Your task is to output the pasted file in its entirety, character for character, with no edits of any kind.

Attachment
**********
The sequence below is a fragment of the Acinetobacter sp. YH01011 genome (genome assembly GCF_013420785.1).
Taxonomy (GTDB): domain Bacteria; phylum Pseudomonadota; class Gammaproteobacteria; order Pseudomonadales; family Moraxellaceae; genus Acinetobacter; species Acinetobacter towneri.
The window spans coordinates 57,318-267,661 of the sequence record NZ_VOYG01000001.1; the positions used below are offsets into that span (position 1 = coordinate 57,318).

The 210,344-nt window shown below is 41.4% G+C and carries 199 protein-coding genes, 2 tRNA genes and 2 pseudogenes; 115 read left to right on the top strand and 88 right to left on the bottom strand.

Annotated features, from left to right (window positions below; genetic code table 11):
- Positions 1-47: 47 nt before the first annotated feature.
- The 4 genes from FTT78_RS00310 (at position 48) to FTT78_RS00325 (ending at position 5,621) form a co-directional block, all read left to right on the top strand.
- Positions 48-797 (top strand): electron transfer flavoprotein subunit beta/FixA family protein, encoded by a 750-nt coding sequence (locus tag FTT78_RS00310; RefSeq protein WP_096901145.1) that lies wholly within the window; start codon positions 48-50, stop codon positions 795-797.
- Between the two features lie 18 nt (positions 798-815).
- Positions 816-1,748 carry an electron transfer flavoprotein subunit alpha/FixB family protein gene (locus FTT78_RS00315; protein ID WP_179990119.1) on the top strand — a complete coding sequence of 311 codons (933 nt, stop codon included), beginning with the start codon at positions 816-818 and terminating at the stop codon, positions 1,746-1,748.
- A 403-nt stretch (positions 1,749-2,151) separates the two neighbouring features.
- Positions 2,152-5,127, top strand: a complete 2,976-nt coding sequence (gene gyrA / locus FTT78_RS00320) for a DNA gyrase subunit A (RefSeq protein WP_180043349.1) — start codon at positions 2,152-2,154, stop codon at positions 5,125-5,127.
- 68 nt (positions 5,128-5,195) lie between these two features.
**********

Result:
The sequence below is a fragment of the Acinetobacter sp. YH01011 genome (genome assembly GCF_013420785.1).
Taxonomy (GTDB): domain Bacteria; phylum Pseudomonadota; class Gammaproteobacteria; order Pseudomonadales; family Moraxellaceae; genus Acinetobacter; species Acinetobacter towneri.
The window spans coordinates 57,318-267,661 of the sequence record NZ_VOYG01000001.1; the positions used below are offsets into that span (position 1 = coordinate 57,318).

The 210,344-nt window shown below is 41.4% G+C and carries 199 protein-coding genes, 2 tRNA genes and 2 pseudogenes; 115 read left to right on the top strand and 88 right to left on the bottom strand.

Annotated features, from left to right (window positions below; genetic code table 11):
- Positions 1-47: 47 nt before the first annotated feature.
- The 4 genes from FTT78_RS00310 (at position 48) to FTT78_RS00325 (ending at position 5,621) form a co-directional block, all read left to right on the top strand.
- Positions 48-797 (top strand): electron transfer flavoprotein subunit beta/FixA family protein, encoded by a 750-nt coding sequence (locus tag FTT78_RS00310; RefSeq protein WP_096901145.1) that lies wholly within the window; start codon positions 48-50, stop codon positions 795-797.
- Between the two features lie 18 nt (positions 798-815).
- Positions 816-1,748 carry an electron transfer flavoprotein subunit alpha/FixB family protein gene (locus FTT78_RS00315; protein ID WP_179990119.1) on the top strand — a complete coding sequence of 311 codons (933 nt, stop codon included), beginning with the start codon at positions 816-818 and terminating at the stop codon, positions 1,746-1,748.
- A 403-nt stretch (positions 1,749-2,151) separates the two neighbouring features.
- Positions 2,152-5,127, top strand: a complete 2,976-nt coding sequence (gene gyrA / locus FTT78_RS00320) for a DNA gyrase subunit A (RefSeq protein WP_180043349.1) — start codon at positions 2,152-2,154, stop codon at positions 5,125-5,127.
- 68 nt (positions 5,128-5,195) lie between these two features.